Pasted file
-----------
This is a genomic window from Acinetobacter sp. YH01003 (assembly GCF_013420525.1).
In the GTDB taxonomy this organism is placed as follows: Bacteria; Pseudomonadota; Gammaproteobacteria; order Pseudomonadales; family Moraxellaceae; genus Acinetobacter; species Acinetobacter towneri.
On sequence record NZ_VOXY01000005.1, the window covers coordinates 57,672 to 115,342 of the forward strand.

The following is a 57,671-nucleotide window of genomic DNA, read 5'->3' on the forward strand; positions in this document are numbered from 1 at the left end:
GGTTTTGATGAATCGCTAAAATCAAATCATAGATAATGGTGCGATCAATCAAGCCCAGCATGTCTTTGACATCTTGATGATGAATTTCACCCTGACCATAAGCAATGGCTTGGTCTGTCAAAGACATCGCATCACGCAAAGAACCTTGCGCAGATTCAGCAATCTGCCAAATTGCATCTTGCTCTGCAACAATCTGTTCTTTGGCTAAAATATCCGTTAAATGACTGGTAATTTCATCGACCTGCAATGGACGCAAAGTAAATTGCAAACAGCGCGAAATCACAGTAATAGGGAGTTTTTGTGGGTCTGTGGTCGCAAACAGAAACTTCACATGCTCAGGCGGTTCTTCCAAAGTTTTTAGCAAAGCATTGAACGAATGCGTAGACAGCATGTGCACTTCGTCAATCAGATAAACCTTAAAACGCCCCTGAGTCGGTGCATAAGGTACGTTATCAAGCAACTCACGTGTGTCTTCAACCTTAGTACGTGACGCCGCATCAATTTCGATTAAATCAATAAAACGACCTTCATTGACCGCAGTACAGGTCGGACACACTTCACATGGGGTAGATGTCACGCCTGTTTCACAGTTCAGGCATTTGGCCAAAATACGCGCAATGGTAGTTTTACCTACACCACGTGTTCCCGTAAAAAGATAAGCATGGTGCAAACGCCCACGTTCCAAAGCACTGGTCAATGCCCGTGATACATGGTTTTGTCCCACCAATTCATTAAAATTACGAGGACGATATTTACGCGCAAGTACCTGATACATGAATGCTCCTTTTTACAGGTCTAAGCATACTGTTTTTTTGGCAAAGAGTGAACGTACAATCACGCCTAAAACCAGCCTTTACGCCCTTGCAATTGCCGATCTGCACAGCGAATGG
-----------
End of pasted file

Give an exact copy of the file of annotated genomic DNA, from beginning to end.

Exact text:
This is a genomic window from Acinetobacter sp. YH01003 (assembly GCF_013420525.1).
In the GTDB taxonomy this organism is placed as follows: Bacteria; Pseudomonadota; Gammaproteobacteria; order Pseudomonadales; family Moraxellaceae; genus Acinetobacter; species Acinetobacter towneri.
On sequence record NZ_VOXY01000005.1, the window covers coordinates 57,672 to 115,342 of the forward strand.

The following is a 57,671-nucleotide window of genomic DNA, read 5'->3' on the forward strand; positions in this document are numbered from 1 at the left end:
GGTTTTGATGAATCGCTAAAATCAAATCATAGATAATGGTGCGATCAATCAAGCCCAGCATGTCTTTGACATCTTGATGATGAATTTCACCCTGACCATAAGCAATGGCTTGGTCTGTCAAAGACATCGCATCACGCAAAGAACCTTGCGCAGATTCAGCAATCTGCCAAATTGCATCTTGCTCTGCAACAATCTGTTCTTTGGCTAAAATATCCGTTAAATGACTGGTAATTTCATCGACCTGCAATGGACGCAAAGTAAATTGCAAACAGCGCGAAATCACAGTAATAGGGAGTTTTTGTGGGTCTGTGGTCGCAAACAGAAACTTCACATGCTCAGGCGGTTCTTCCAAAGTTTTTAGCAAAGCATTGAACGAATGCGTAGACAGCATGTGCACTTCGTCAATCAGATAAACCTTAAAACGCCCCTGAGTCGGTGCATAAGGTACGTTATCAAGCAACTCACGTGTGTCTTCAACCTTAGTACGTGACGCCGCATCAATTTCGATTAAATCAATAAAACGACCTTCATTGACCGCAGTACAGGTCGGACACACTTCACATGGGGTAGATGTCACGCCTGTTTCACAGTTCAGGCATTTGGCCAAAATACGCGCAATGGTAGTTTTACCTACACCACGTGTTCCCGTAAAAAGATAAGCATGGTGCAAACGCCCACGTTCCAAAGCACTGGTCAATGCCCGTGATACATGGTTTTGTCCCACCAATTCATTAAAATTACGAGGACGATATTTACGCGCAAGTACCTGATACATGAATGCTCCTTTTTACAGGTCTAAGCATACTGTTTTTTTGGCAAAGAGTGAACGTACAATCACGCCTAAAACCAGCCTTTACGCCCTTGCAATTGCCGATCTGCACAGCGAATGG